You’ve probably heard of content marketing. It’s one of the many buzz words that saturate the marketing world today. You may even know that content marketing involves creating and curating content to help your business attract and retain customers.
What you may not understand is how content marketing can work for your SaaS and how to incorporate it into your marketing strategy. This guide will give you a basic introduction to what content marketing is, why you need it, and how it works.
What is Content Marketing?
Content marketing can include blogs, videos, white papers, eBooks, lists, infographics, presentations and a lot more. The form your marketing takes should be based on the type of content that is most likely to appeal to customers.
The key is to provide relevant, useful information. Your content should engage, inform, and inspire your customers and potential customers. Ultimately it’s about building a relationship with the user by convincing them that you understand your industry and have the expertise to help them succeed. If you do this right, customers should look to you as a subject matter expert.
Why Should I Use Content Marketing?
Advertising is everywhere. It’s splashed across the pages of your favorite magazine, printed on billboards, and inserted into your Facebook or Instagram feed. Advertising has reached such a saturation point that it has become white noise. Consumers are adept at tuning it out.
This disengagement can be a real hurdle for SaaS companies who are trying to reach potential customers. Advertising that’s quirky, off-the-wall, or controversial can sometimes break through the noise. That type of advertising doesn’t work for all companies, however. If your SaaS provides payroll services or CRM software, being known as the company with the bizarre advertising might work against you. You need to be seen as professional, competent, and well-prepared to handle the sensitive data that your clients need to run their businesses.
So what’s an SaaS company to do? That’s where content marketing comes in.
Who Needs Content Marketing?
Instead of pushing and shoving for attention on the sidebar of a blog, you can stand up in front of customers who actually seek you out to hear what you have to say. Instead of pitching a product or service, you’re educating potential customers. Do this well, and customers will place their trust in you. When they need something in your industry, they’ll come to you.
SaaS companies like HubSpot, DocuSign, and Salesforce are making content marketing work for them, and you can too.
Where Does Content Marketing Fit In?
Content marketing should be part of a wider marketing strategy. DocuSign doesn’t just have a resource center where they post whitepapers, webinars and case studies, they also have Google Ads, a FaceBook page, and even print advertising in the Wall Street Journal.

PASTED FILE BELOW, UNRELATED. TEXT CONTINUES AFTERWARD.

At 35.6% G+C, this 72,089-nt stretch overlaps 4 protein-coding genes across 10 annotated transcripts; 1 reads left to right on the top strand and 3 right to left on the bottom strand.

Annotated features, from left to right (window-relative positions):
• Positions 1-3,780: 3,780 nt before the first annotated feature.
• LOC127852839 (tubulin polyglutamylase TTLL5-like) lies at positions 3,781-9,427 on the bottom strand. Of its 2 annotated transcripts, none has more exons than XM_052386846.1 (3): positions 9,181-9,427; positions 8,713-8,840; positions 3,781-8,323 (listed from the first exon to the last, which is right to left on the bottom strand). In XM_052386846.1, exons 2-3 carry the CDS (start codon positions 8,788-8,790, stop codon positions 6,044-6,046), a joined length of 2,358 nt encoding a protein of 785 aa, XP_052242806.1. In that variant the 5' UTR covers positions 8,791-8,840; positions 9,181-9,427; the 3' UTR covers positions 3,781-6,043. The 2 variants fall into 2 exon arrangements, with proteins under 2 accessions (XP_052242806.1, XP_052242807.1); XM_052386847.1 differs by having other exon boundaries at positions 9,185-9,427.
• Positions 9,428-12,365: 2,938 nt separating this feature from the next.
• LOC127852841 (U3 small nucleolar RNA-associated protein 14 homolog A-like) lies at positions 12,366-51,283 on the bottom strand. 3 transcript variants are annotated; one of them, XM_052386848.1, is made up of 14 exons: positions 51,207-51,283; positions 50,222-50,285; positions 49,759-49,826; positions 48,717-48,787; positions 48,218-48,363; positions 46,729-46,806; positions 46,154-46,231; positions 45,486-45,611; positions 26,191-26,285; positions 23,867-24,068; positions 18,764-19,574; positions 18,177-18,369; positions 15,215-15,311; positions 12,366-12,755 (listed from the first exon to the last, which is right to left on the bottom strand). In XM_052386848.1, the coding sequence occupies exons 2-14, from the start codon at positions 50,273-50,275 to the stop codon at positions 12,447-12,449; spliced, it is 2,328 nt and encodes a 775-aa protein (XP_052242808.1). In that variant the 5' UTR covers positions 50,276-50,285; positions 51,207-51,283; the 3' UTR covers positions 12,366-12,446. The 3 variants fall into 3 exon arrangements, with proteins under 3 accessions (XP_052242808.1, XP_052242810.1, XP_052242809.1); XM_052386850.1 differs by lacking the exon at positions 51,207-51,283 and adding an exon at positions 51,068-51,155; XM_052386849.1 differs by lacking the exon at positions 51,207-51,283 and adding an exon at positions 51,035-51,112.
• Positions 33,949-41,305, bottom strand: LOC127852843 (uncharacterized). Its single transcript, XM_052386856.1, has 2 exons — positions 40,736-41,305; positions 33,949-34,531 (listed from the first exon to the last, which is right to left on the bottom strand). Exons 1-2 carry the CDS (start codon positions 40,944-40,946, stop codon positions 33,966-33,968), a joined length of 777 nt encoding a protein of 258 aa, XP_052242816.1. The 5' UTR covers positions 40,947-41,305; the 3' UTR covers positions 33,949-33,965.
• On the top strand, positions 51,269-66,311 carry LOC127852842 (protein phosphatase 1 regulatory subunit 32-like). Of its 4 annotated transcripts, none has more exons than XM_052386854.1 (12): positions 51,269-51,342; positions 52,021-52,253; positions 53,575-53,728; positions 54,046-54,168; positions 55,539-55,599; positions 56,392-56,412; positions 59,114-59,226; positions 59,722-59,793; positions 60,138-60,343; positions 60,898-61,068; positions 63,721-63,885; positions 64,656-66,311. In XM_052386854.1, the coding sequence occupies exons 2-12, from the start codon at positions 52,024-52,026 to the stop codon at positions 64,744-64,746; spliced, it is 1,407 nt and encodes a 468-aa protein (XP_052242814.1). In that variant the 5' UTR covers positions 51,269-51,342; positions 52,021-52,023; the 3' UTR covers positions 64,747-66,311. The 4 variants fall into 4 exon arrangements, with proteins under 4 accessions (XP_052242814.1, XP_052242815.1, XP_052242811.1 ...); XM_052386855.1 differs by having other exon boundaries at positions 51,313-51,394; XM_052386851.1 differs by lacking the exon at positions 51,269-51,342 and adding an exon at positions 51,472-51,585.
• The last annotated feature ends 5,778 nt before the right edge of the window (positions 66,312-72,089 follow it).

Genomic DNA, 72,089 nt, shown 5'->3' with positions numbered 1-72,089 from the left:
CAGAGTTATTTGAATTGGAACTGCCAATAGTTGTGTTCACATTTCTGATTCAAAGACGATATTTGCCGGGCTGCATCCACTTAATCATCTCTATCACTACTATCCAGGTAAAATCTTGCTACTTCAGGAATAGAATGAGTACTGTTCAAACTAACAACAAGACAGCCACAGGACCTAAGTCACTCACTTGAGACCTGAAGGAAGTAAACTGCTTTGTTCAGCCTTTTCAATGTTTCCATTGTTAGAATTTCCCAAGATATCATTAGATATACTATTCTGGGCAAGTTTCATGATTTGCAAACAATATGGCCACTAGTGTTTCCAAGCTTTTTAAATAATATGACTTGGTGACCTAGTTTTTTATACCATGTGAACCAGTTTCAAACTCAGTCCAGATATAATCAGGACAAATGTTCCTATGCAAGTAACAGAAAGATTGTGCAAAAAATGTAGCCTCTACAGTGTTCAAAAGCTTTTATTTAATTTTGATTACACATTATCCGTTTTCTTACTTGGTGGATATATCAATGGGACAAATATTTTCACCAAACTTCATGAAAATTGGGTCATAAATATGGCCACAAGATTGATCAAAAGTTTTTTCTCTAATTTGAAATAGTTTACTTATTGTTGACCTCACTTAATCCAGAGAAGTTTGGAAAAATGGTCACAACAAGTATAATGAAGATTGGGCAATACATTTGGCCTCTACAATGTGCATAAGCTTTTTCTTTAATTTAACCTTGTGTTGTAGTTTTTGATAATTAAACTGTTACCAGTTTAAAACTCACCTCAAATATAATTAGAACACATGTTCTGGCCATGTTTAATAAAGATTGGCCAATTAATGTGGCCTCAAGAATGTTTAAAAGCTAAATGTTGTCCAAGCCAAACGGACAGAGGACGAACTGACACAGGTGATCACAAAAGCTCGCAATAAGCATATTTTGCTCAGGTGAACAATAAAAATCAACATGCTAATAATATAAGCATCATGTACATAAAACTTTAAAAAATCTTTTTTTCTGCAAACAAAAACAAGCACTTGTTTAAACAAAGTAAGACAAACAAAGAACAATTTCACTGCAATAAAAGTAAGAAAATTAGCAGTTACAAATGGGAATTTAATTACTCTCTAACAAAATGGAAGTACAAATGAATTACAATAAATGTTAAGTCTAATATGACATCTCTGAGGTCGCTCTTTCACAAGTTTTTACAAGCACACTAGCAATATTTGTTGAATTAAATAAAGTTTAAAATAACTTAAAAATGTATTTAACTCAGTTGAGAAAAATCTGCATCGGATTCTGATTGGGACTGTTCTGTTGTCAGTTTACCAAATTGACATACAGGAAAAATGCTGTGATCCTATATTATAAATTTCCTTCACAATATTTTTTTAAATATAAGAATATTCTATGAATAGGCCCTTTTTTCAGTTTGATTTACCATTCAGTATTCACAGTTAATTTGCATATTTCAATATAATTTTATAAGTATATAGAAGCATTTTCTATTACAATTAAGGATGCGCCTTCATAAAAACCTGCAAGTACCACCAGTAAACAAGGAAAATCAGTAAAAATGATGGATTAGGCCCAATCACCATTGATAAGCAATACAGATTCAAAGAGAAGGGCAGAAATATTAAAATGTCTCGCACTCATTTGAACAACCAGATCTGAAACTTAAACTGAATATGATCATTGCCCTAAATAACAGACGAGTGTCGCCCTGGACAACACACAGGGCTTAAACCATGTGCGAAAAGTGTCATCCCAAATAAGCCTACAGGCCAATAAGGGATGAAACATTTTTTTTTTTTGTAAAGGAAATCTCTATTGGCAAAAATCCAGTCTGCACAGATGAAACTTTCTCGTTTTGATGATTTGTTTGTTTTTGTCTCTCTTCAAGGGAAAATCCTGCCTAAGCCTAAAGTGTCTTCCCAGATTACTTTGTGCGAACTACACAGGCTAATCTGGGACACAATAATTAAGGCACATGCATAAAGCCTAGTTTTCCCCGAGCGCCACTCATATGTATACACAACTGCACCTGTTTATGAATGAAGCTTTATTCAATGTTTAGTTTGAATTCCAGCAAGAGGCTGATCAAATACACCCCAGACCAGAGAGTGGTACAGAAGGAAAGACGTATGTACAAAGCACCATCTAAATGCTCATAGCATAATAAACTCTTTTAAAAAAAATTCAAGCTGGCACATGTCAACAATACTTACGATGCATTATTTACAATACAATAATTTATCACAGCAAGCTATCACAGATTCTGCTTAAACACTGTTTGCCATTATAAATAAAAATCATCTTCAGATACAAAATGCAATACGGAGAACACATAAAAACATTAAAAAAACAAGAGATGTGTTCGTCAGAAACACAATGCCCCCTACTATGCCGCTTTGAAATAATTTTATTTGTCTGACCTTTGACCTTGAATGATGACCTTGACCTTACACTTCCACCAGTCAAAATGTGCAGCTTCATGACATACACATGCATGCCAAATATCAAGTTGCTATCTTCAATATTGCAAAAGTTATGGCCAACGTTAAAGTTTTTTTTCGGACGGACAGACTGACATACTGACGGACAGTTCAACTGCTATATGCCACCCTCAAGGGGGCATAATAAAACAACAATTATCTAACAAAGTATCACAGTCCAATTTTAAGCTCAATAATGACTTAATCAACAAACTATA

Your content should be fully integrated with your other marketing. It should use the same tone and carry similar messages. Ideally, it should be collected in one location and you should own that space. That means you should not be posting your content exclusively on Facebook, Google or some other branded site. You should have your own blog or website where your content can appear and where you control how people see it.
When Should I Start Content Marketing?
You can add content marketing to an established marketing strategy or you can integrate it from the very beginning of your marketing and branding efforts. Whenever you start, have a clear plan for what you want your content to accomplish and how you’ll go about achieving that.
Content marketing without an established strategy and goals is likely to be ineffective and may even hurt your marketing campaign. Customers may be confused by content that doesn’t align with the brand persona you’re trying to establish. They may even begin to feel like your company can’t be trusted.
How do I Implement Content Marketing
The first step to a successful content marketing campaign is research. Learn who your customers are, what problems they are trying to solve, and what types of content are likely to engage them. Fortunately, much of this information can be found in your exiting marketing research.
Once you know your customers you’re ready to develop a strategy. What content is your company able to (or able to pay others to) create? Where will you post it? How does it fit into your existing marketing strategy.
Finally, you’re ready to create and post your content. Remember to share it on social media, on your website, and wherever else you can.